By Brandon Hansen / firstname.lastname@example.org
Located just north of Colville isn’t just a simple factory but an industry leader.
After Bob Hewes returned home from World War II, he along with some of his friends wanted their own fishing boats. So Bob and his friends bought aluminium sheets and other material from a junk dealer in Spokane.
The first three boats for the friends were built and then those friends quickly lost interest in helping Bob finish his own boat. Bob recruited the help of his younger brother Ralph to help him. That would end up being the catalyst and creation of Hewes Marine Company.
Now, Ralph’s sons Bill and Dave Hewes are keeping the tradition alive.
Today the factory has been moved from its previous location near the airport to just north of Colville in a building that was formerly a bowling alley. Now with a newly completed addition, Hewes Marine Company has more room to produce their quality boats.
During a Colville Rotary tour last Wednesday, visitors had the chance to see how the U-shaped factory starts with sheet metal and other pieces of metal on one side and kicks out a finished boat on the other end.
Hewes Marine Company’s boats come with a lifetime warranty on the floors, hull and all welding throughout each boat. According to Clint Kirry, of the company’s sales and marketing department, a special vinyl coating on wood floor makes them extremely durable. In all, the company produces nine different models in three different sizes.
It all starts out simply enough, as the first few rooms of the factory line includes metal materials for the smaller components and the interior bracing of the hull, along with large single sheets of aluminium destined to become the bottom of the hull.
Then it’s off to the sheer, plasma cutter and metal bender all big, imposing machines that look like the next coming of a Terminator movie where computers are used for precise angles and cuts.
Welding teams then join the internal pieces and framing of the hull as the material takes its first step in looking more like a boat. Once that is complete, the boat takes a bath in their water test tank to check for leaks.
At this juncture, it’s easy to see the company’s commitment to safety. Every boat under 20 feet must pass a float and tip test, according to the U.S. Coast Guard. The boat has to fill with water and still float. This regulation does not apply to boats over 20 feet.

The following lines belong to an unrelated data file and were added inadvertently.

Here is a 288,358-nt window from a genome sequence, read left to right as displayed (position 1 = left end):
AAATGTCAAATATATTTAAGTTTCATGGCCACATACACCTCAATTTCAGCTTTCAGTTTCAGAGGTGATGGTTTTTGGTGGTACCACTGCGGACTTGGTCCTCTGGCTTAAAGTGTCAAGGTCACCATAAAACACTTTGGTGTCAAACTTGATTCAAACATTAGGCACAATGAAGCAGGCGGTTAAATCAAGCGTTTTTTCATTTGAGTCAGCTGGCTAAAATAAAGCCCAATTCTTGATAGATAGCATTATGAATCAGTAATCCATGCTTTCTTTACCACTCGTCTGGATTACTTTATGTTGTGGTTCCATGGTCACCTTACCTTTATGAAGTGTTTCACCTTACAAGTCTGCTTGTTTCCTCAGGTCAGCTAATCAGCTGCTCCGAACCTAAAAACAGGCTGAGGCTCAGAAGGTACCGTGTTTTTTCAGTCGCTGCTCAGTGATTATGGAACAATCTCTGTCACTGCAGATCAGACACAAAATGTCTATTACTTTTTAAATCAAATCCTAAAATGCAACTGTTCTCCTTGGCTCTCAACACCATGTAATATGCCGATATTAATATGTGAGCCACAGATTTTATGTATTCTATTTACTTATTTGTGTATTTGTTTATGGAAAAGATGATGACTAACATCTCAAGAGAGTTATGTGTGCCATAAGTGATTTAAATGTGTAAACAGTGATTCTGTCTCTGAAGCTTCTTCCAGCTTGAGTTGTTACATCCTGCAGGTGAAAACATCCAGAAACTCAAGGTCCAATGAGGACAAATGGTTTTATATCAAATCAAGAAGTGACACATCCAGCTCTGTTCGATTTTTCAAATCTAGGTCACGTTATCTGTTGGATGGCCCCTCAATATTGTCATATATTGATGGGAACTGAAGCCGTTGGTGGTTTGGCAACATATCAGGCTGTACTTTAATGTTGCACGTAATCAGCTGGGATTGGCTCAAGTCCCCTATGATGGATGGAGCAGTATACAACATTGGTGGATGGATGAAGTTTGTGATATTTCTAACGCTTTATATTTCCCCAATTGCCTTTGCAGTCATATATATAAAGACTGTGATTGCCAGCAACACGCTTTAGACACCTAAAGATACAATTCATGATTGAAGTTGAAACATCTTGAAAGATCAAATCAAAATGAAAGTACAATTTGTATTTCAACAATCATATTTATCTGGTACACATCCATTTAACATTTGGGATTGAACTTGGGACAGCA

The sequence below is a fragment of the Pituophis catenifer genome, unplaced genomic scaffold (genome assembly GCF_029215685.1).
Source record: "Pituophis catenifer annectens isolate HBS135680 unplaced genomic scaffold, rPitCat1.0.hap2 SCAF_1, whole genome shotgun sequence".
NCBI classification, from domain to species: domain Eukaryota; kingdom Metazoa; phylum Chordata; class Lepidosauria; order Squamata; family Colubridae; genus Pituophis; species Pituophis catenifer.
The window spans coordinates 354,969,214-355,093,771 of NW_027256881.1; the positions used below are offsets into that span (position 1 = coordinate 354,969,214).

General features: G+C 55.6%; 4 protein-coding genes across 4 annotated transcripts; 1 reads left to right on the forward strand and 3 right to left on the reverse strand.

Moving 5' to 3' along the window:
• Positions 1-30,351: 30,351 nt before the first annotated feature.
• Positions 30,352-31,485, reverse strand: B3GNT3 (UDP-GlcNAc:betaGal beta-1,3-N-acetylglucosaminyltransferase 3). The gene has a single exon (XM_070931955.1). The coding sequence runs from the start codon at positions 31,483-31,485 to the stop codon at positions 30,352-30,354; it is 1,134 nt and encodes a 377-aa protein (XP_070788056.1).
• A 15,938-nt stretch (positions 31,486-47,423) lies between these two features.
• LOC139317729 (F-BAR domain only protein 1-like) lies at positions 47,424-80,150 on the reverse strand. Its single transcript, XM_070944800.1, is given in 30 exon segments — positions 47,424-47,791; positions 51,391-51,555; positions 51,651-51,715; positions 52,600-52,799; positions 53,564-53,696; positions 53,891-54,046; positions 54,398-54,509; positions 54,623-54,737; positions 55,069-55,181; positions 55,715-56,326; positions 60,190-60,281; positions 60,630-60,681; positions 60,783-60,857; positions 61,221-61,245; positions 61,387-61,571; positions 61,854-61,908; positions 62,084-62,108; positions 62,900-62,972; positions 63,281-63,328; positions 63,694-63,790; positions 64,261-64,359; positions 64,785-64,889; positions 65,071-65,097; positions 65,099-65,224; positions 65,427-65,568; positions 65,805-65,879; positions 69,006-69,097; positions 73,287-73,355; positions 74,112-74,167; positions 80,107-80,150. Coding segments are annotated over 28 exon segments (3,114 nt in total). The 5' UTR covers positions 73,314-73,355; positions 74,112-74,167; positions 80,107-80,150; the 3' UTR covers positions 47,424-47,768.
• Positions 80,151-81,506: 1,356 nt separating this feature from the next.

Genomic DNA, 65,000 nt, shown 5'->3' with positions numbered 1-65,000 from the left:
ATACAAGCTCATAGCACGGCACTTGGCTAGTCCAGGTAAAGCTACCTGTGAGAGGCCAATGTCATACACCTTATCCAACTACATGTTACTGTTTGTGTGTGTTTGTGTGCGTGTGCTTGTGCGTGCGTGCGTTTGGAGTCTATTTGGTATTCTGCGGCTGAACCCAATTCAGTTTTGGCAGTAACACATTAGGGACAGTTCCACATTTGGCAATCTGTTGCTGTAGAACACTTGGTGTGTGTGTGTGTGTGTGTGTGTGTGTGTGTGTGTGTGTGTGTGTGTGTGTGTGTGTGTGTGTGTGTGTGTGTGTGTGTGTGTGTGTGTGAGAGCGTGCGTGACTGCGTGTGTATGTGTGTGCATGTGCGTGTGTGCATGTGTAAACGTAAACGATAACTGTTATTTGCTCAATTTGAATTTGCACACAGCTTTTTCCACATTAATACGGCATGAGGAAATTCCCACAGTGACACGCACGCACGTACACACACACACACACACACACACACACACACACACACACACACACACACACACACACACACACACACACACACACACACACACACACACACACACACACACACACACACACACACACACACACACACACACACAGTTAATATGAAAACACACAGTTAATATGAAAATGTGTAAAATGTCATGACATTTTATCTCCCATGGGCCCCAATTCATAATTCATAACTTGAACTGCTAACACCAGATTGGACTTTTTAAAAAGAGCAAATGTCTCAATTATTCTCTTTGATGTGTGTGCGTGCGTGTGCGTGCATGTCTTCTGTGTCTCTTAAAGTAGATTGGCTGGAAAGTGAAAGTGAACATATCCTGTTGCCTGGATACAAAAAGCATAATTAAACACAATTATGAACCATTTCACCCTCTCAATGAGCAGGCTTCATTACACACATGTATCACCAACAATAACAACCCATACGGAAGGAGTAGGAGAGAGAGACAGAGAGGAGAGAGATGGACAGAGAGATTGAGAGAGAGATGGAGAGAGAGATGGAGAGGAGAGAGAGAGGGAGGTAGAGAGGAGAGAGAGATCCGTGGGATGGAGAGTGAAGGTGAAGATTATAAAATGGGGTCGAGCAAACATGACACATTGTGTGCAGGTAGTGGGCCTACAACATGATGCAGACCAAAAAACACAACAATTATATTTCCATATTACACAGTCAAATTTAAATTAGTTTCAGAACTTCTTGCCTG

“However, here at Hewescraft, we fill every boat — even our boats that are over 20 feet in length — with enough flotation foam to keep every boat afloat when it is overturned or filled with water,” Kirry said.
Float reliefs are cut into the frame and flotation foam is inserted into reliefs at the bottom of the boat. Hewes tries to find as many nooks and crannies to get the foam in because they have a reputation to keep with their rugged — and safe — boats.
After foaming, the metal gets roughed up and then acid primer and an epoxy primer are added to the frame then baked in a room at 165 degrees. This is at the bottom of the “U” shape of the factory, and then it’s on to finishing.
Hoses, windows, controls and the floors are added to the boat. The final decals and striping are done at this stage as well. Then a team custom-fits canvas on some of the boats while seats are also installed.
“Because every boat is handcrafted, each convertible canvas top must be custom fit to each boat. These boats do not come out of a mold (as is the case with fiberglass boats), so it is up to our skilled employees to make sure that quality is maintained at every step,” Kirry said. “A boat’s canvas top must be neither too loose, nor too tight. Our canvas department does an excellent job.”
Engines are installed according to dealer specs but Hewes Marine Company also produces one jet inboard motor that customers sometimes prefer.
The boats get washed down and then shrink-wrapped for delivery – you’ve probably seen them headed down 395. From start to finish, the build process takes about six weeks – from paperwork through delivery.
December and January are the busiest months for the company because boat dealers are gearing up for boat shows. Hewes Marine Company tries to keep up thanks to the hard work of its 128 employees.
“Everything is put together by skilled people and they’re our most important resource,” Kirry said.
Welders are usually so well-versed they can weld all around the factory during any stage of the process. Experienced department supervisors and leads make sure all the welders are skilled and ready for the job.
It’s the commitment to quality that has allowed Hewes Marine Company to become the No. 1 selling boat in the Northwestern United States.
Before the recession hit in 2008, the company was usually ranked third or fourth in sales volume. Some boat builders were not able to adjust but Hewes Marine Company was able to shine.
Every year the company invites dealers to the factory to see how the boats are made and to see what changes are being made in each model.
So from a desire to build just one fishing boat to a complete assembly line and sales that top the charts – you could say that Hewes Marine Company might be the best fish story of them all.